Skip to main content

Google Nest Audio is a proper successor to the aging Google Home smart speaker

Google has announced the long-awaited but previously leaked Nest Audio speaker. This new addition to Google’s smart speaker lineup is a replacement for the aging original Google Home speaker and retails for $100 on Google’s store. If you’re in the market for one, you can pre-order now. It will be available for purchase on October 5.

The Nest Audio speaker takes on a new design that is quite different than the conical shapes of previous speakers. This device is rounded on the corners and resembles a headphone in some ways. It’s completely covered in fabric and available in five colors: Chalk, charcoal, sage, sand, and sky — in other words, white, black, beige, pink, and blue.

Related Videos

According to Google, the “audio” in the name isn’t just for show. The Nest Audio is 75% louder than the original Google Home, with significantly improved bass. The Nest Audio has a 19mm tweeter and a 75mm mid-woofer. It’s clear that Google devoted a lot of effort toward ensuring this speaker produces high-quality audio.

It also boasts smart features. To activate the speaker, you just say, “Hey, Google” like you always have. Three far-field microphones allow the Nest Audio to hear you from across the room, but if you are concerned about privacy, there is a two-stage mute switch to ensure the speaker is off. You can also say, “Hey Google, delete what I just said.”

The Nest Audio also utilizes capacitive touch functions to give you another way to interact with it. You can touch the top of the device to trigger it (four colored LEDs will indicate when it is listening.) Touching the left side of the device lowers the volume. The Nest Audio excels from an environmental standpoint as well. The enclosure is made of 70% recycled plastic, reflecting Google’s continued commitment to reducing its carbon footprint.

Overall, the Nest Audio is the upgrade the original Google Home sorely needed. Thanks to its improved speakers and aesthetics, it can now compete with more dedicated sound systems and certainly holds more appeal for audiophiles than the previous iterations.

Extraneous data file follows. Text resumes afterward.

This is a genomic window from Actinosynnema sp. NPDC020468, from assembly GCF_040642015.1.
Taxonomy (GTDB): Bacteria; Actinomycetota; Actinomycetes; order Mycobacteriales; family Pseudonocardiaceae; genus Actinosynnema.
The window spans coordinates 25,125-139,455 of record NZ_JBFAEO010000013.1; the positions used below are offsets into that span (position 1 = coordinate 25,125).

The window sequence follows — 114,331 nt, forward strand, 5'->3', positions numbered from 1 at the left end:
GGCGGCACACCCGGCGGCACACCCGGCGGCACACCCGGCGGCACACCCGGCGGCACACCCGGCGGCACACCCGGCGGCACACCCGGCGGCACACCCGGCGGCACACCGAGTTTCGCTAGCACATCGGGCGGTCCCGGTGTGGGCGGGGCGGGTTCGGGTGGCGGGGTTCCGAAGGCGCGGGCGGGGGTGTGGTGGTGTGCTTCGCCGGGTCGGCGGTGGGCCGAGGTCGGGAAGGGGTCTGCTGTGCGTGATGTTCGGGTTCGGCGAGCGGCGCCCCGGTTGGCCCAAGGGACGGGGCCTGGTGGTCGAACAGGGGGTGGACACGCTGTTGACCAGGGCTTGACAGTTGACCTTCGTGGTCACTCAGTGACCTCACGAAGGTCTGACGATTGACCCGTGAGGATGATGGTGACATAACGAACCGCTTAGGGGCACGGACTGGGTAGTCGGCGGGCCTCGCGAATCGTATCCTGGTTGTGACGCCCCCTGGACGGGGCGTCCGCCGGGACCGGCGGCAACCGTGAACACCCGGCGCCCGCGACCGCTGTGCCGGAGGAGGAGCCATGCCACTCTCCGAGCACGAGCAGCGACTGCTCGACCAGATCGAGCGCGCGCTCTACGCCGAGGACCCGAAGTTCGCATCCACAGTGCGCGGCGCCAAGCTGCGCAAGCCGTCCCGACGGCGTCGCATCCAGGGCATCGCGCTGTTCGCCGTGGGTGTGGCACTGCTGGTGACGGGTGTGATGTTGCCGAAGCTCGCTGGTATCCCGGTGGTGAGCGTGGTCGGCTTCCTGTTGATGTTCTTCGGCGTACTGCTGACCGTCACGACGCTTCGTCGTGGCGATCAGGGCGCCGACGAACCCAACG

Google is offering dedicated bundles with the Nest Audio included, including the Room-Filling Audio package that features two Nest Audio speakers and the Home of Entertainment package that packs two Nest Audio devices and a Nest Hub.

The Nest Audio was only one of the numerous new products Google announced.  Check out our full coverage.

Editors' Recommendations

The best smart home devices for 2023
An iRobot Roomba 694 next to a wall, vacuuming pet hair.

With hundreds of incredible products available, it can be intimidating to piece together a smart home. From smart displays and smart thermostats to smart light bulbs and video doorbells, not only are there tons of categories to browse, but each category is filled with highly reviewed products that can be difficult to distinguish from one another. If you’re in the market for a new smart home gadget or are just starting your smart home journey, there are tons of factors to consider.

If you need help navigating all the products, here’s a look at the best smart home devices of 2023 across a wide variety of categories. It’s hard to go wrong with products from big names like Ring, Arlo, Amazon, and Google, but if you need a bit more guidance, here are some of our top picks.
Voice assistant

Read more
Sonos One vs. Google Nest Audio: which is the best smart speaker?
The Google Nest Audio speaker on a table.

The Sonos One and Google Nest Audio are two of the best smart speakers of 2023. Both can pump out impressive sound, respond to a wide variety of voice commands, and easily sync up with the rest of your smart home. But with the Sonos One costing more than $200 and the Google Nest Audio clocking in at just $100, you might be wondering if the Sonos One is truly worth your money -- or if you’d be better off saving $100 and opting for the cheaper Google product.

Before picking up either smart speaker, here’s a closer look at the Sonos One and Google Nest Audio.
Pricing and availability

Read more
Apple AirPlay 2 supports 24-bit lossless audio, but you can’t use it
An Apple AirPlay icon hovering above an Apple HomePod speaker.

Apple's wireless platform for audio and video streaming -- AirPlay -- is one of the best ways to play music from an Apple device to a wireless speaker. When at home, on a Wi-Fi network, it outperforms Bluetooth thanks to its wider bandwidth. The conventional wisdom has always been that AirPlay sets a hard limit on audio quality: iPhones and other Apple devices can only transmit lossless CD-quality audio, at 16-bit/44.1kHz, to an AirPlay-enabled speaker, leaving the technology incapable of supporting the higher-res streams now being offered by Apple Music and others.  But it seems that AirPlay can actually do 24-bit audio. Sort of.

The new second-gen HomePod, which Apple released in January, can stream lossless 24-bit/48kHz audio directly from Apple Music, using its own Wi-Fi connection to the internet. This isn't news: Apple added 24-bit lossless playback (via Apple's ALAC codec) to the first-gen HomePod and HomePod mini in 2021, along with Dolby Atmos support.

Read more